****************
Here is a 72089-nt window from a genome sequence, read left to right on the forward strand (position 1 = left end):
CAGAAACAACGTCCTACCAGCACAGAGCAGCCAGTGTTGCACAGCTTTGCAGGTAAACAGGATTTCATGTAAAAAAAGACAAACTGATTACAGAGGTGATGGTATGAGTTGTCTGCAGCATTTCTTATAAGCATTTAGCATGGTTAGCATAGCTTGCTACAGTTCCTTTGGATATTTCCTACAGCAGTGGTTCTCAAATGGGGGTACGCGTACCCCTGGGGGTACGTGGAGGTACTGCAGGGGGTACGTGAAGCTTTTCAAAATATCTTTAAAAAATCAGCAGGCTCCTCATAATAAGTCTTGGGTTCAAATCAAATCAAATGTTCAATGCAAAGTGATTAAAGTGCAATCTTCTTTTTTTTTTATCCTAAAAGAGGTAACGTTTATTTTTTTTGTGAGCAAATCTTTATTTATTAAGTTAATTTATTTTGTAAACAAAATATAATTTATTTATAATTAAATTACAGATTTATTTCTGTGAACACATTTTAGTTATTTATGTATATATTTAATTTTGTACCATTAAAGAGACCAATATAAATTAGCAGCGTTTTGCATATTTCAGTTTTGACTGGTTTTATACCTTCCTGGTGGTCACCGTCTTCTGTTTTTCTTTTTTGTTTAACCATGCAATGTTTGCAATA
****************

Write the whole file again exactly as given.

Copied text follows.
Here is a 72089-nt window from a genome sequence, read left to right on the forward strand (position 1 = left end):
CAGAAACAACGTCCTACCAGCACAGAGCAGCCAGTGTTGCACAGCTTTGCAGGTAAACAGGATTTCATGTAAAAAAAGACAAACTGATTACAGAGGTGATGGTATGAGTTGTCTGCAGCATTTCTTATAAGCATTTAGCATGGTTAGCATAGCTTGCTACAGTTCCTTTGGATATTTCCTACAGCAGTGGTTCTCAAATGGGGGTACGCGTACCCCTGGGGGTACGTGGAGGTACTGCAGGGGGTACGTGAAGCTTTTCAAAATATCTTTAAAAAATCAGCAGGCTCCTCATAATAAGTCTTGGGTTCAAATCAAATCAAATGTTCAATGCAAAGTGATTAAAGTGCAATCTTCTTTTTTTTTTATCCTAAAAGAGGTAACGTTTATTTTTTTTGTGAGCAAATCTTTATTTATTAAGTTAATTTATTTTGTAAACAAAATATAATTTATTTATAATTAAATTACAGATTTATTTCTGTGAACACATTTTAGTTATTTATGTATATATTTAATTTTGTACCATTAAAGAGACCAATATAAATTAGCAGCGTTTTGCATATTTCAGTTTTGACTGGTTTTATACCTTCCTGGTGGTCACCGTCTTCTGTTTTTCTTTTTTGTTTAACCATGCAATGTTTGCAATA